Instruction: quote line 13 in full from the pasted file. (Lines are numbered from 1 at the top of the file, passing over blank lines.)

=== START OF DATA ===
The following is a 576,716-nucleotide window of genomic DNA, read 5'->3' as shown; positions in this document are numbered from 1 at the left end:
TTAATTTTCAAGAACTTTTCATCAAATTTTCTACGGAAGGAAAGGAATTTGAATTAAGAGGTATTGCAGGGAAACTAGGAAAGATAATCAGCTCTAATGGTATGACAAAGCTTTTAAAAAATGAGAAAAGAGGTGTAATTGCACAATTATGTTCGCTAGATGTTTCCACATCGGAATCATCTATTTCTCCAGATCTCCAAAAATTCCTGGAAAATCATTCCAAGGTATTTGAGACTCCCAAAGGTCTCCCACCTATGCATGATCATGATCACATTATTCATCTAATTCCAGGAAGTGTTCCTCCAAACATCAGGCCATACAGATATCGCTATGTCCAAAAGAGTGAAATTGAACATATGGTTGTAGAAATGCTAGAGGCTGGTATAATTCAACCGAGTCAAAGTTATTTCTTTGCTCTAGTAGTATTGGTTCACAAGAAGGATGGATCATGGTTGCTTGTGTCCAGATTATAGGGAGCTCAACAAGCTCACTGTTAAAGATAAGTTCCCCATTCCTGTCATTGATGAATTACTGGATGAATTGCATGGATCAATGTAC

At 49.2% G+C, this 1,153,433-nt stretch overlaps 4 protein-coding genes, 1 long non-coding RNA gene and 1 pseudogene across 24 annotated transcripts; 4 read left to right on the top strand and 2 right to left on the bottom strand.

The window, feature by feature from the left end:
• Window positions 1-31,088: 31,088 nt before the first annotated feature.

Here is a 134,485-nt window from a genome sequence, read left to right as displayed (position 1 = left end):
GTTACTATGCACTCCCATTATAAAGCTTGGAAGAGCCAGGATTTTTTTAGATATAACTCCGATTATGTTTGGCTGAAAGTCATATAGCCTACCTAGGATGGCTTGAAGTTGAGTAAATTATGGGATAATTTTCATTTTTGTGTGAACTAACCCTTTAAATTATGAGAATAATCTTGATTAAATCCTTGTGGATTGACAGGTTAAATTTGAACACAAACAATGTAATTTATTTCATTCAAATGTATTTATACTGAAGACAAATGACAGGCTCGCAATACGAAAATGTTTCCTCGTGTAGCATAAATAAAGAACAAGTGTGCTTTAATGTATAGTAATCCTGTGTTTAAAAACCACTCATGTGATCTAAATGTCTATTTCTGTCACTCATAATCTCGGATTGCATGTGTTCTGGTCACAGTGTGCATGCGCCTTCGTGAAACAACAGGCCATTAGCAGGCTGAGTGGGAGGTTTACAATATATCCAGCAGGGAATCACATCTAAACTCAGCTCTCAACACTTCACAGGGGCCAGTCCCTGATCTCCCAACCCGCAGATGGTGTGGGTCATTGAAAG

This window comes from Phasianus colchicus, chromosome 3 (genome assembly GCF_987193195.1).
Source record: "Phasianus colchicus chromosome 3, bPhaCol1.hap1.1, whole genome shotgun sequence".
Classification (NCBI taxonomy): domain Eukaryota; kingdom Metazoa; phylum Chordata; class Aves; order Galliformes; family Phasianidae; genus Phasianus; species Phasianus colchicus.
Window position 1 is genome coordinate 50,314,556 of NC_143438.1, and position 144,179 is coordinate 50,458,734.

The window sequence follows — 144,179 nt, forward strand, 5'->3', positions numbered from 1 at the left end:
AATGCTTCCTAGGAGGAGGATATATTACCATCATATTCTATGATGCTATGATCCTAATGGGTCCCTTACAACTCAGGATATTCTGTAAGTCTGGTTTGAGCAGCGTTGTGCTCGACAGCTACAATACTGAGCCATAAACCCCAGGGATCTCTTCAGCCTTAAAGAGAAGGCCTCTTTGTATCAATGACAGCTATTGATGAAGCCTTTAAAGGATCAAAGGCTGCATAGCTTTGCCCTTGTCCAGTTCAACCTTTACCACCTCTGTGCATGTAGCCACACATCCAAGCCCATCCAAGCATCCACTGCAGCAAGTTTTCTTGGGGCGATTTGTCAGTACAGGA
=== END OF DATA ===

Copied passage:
AATGCTTCCTAGGAGGAGGATATATTACCATCATATTCTATGATGCTATGATCCTAATGGGTCCCTTACAACTCAGGATATTCTGTAAGTCTGGTTTGAGCAGCGTTGTGCTCGACAGCTACAATACTGAGCCATAAACCCCAGGGATCTCTTCAGCCTTAAAGAGAAGGCCTCTTTGTATCAATGACAGCTATTGATGAAGCCTTTAAAGGATCAAAGGCTGCATAGCTTTGCCCTTGTCCAGTTCAACCTTTACCACCTCTGTGCATGTAGCCACACATCCAAGCCCATCCAAGCATCCACTGCAGCAAGTTTTCTTGGGGCGATTTGTCAGTACAGGA